ZF says it expects challenges in semiconductor supply to continue this year, with programmes adapted into 2022, as the world grapples with colossal demand for chips, with industry recovering and the trend for homeworking lasting at least for the time being.
One of the many effects of the pandemic has been huge demand for semiconductors fuelled by government-mandated stay-at-home orders driving domestic computer needs, both for domestic working arrangements and gaming in the face of a paucity of exterior entertainment.
Reliance on overseas chip supply has led many to question whether domestic semiconductor manufacture needs to be ramped up in a bid to avoid the bottlenecks currently being seen around the world and which has caused numerous industry headaches.
“Basically, overall industry around the global – [there] was high demand,” ZF CEO, Wolf-Henning Scheider told just-auto at the German supplier’s presentation of its half-year results from its headquarters in Southern Germany.
“It started in 2021 and it applies to all sectors, for example, for PCs and home offices with radio masts. They need these chips, so capacity needs to be adapted over a longer period.
“I expect this shortage will remain with us for this year and in 2022 we will have to adapt our programmes to have capacity available.
“We are in constant dialogue with the chip manufacturers and clients. We managed to maintain the supply chain. Due to the scarcity, we have seen an all-time high in demands. These are further exacerbated by partially-interrupted supply chains.”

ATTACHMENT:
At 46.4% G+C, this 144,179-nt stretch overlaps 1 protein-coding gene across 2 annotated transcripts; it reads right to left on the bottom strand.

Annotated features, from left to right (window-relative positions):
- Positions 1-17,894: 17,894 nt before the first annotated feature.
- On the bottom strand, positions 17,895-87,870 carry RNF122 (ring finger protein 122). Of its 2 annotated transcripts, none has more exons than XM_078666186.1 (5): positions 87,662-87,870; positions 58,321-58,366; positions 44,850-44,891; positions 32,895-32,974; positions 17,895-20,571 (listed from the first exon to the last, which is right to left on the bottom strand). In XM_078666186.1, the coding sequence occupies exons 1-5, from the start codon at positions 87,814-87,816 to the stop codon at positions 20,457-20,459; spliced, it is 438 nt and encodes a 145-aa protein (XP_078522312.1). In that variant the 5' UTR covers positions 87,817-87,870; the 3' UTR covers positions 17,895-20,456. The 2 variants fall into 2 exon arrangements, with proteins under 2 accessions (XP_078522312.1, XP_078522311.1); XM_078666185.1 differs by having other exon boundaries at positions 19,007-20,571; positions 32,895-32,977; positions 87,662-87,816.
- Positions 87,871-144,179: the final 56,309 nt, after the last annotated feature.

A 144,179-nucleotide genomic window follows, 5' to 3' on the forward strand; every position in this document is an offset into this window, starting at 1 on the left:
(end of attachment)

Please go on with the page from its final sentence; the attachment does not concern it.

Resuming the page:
The ZF chief was referring in part to the devasting floods which wreaked such havoc in Germany two weeks ago, with the supplier’s plant of Ahrweiler, South of Cologne, obliged to close for the time being.
Seven staff were on site and after moving to the second floor, were safely rescued in the morning.
Pictures of the Western German town show colossal amounts of house furniture thrown onto streets as the flood tore through its centre, with one report indicating 12,000 litres of water a minute were being pumped out from an underground car park.
ZF staff globally, raised EUR0.5m (US$594,000) within a very short space of time with donations ongoing and the supplier also contributing EUR0.5m being funnelled to its non-profit association, ZF Hilft.
“It will take a couple of months until the plant will work fully again,” added Scheider. “The assembly line must be rebuilt from scratch.”
Financial results from Friedrichshafen show sales in the first half of 2021 rose significantly to EUR19.3bn (US$23bn) compared with EUR13.5bn in the first six months of Covid pandemic-hit 2020, a rise of 43%.
Adjusted EBIT was EUR1bn compared with a loss of EUR177m in H1, 2020.